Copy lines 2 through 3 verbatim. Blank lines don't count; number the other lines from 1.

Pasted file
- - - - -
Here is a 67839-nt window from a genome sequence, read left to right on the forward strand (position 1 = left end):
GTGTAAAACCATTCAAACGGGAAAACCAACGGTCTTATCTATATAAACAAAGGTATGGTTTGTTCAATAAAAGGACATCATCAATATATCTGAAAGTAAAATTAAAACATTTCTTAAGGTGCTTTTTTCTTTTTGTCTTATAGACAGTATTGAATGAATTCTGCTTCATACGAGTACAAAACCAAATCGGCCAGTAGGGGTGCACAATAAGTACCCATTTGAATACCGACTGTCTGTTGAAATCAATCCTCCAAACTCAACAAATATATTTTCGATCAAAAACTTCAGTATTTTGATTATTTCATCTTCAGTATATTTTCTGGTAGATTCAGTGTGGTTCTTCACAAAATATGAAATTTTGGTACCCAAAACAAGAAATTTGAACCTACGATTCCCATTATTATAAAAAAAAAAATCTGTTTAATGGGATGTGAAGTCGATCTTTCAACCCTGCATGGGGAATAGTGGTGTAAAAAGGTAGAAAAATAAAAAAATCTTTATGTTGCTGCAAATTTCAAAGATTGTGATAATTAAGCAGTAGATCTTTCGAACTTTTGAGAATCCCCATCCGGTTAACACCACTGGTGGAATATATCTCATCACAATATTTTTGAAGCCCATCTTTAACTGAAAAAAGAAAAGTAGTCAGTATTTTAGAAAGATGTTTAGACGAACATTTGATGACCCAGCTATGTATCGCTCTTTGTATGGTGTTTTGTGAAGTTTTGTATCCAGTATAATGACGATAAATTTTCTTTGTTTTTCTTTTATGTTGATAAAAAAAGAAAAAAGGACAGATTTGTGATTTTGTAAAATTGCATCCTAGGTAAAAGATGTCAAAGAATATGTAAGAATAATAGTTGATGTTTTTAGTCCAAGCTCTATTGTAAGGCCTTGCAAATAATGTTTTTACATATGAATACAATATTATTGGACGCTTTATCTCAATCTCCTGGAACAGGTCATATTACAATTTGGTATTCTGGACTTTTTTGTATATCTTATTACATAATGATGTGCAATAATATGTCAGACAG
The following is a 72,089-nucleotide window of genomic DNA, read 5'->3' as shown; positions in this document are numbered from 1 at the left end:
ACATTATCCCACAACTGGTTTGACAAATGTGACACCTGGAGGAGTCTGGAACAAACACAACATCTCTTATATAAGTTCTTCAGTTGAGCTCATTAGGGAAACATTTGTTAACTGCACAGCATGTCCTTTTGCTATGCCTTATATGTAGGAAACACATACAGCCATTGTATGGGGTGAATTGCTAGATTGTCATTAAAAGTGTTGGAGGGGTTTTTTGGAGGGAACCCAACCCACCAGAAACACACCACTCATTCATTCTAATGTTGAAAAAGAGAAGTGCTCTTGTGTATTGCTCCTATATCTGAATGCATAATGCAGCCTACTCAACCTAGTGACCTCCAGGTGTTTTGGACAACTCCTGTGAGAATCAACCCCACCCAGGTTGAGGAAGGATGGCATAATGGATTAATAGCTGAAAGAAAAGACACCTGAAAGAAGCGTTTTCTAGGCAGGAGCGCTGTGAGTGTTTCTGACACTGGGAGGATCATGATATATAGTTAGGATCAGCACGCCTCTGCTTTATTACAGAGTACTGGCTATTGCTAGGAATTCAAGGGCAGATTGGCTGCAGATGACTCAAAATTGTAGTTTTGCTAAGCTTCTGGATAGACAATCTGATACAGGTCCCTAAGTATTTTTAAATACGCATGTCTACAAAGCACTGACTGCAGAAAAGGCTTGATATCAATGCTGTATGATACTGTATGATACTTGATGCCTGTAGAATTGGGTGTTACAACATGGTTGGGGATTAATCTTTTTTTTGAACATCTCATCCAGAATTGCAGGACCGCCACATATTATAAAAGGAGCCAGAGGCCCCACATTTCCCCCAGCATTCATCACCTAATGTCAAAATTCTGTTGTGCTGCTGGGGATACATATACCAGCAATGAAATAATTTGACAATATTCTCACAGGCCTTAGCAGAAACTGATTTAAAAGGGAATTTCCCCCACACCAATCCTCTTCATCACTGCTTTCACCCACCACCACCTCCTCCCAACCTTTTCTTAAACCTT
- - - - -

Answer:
GTGTAAAACCATTCAAACGGGAAAACCAACGGTCTTATCTATATAAACAAAGGTATGGTTTGTTCAATAAAAGGACATCATCAATATATCTGAAAGTAAAATTAAAACATTTCTTAAGGTGCTTTTTTCTTTTTGTCTTATAGACAGTATTGAATGAATTCTGCTTCATACGAGTACAAAACCAAATCGGCCAGTAGGGGTGCACAATAAGTACCCATTTGAATACCGACTGTCTGTTGAAATCAATCCTCCAAACTCAACAAATATATTTTCGATCAAAAACTTCAGTATTTTGATTATTTCATCTTCAGTATATTTTCTGGTAGATTCAGTGTGGTTCTTCACAAAATATGAAATTTTGGTACCCAAAACAAGAAATTTGAACCTACGATTCCCATTATTATAAAAAAAAAAATCTGTTTAATGGGATGTGAAGTCGATCTTTCAACCCTGCATGGGGAATAGTGGTGTAAAAAGGTAGAAAAATAAAAAAATCTTTATGTTGCTGCAAATTTCAAAGATTGTGATAATTAAGCAGTAGATCTTTCGAACTTTTGAGAATCCCCATCCGGTTAACACCACTGGTGGAATATATCTCATCACAATATTTTTGAAGCCCATCTTTAACTGAAAAAAGAAAAGTAGTCAGTATTTTAGAAAGATGTTTAGACGAACATTTGATGACCCAGCTATGTATCGCTCTTTGTATGGTGTTTTGTGAAGTTTTGTATCCAGTATAATGACGATAAATTTTCTTTGTTTTTCTTTTATGTTGATAAAAAAAGAAAAAAGGACAGATTTGTGATTTTGTAAAATTGCATCCTAGGTAAAAGATGTCAAAGAATATGTAAGAATAATAGTTGATGTTTTTAGTCCAAGCTCTATTGTAAGGCCTTGCAAATAATGTTTTTACATATGAATACAATATTATTGGACGCTTTATCTCAATCTCCTGGAACAGGTCATATTACAATTTGGTATTCTGGACTTTTTTGTATATCTTATTACATAATGATGTGCAATAATATGTCAGACAG
The following is a 72,089-nucleotide window of genomic DNA, read 5'->3' as shown; positions in this document are numbered from 1 at the left end: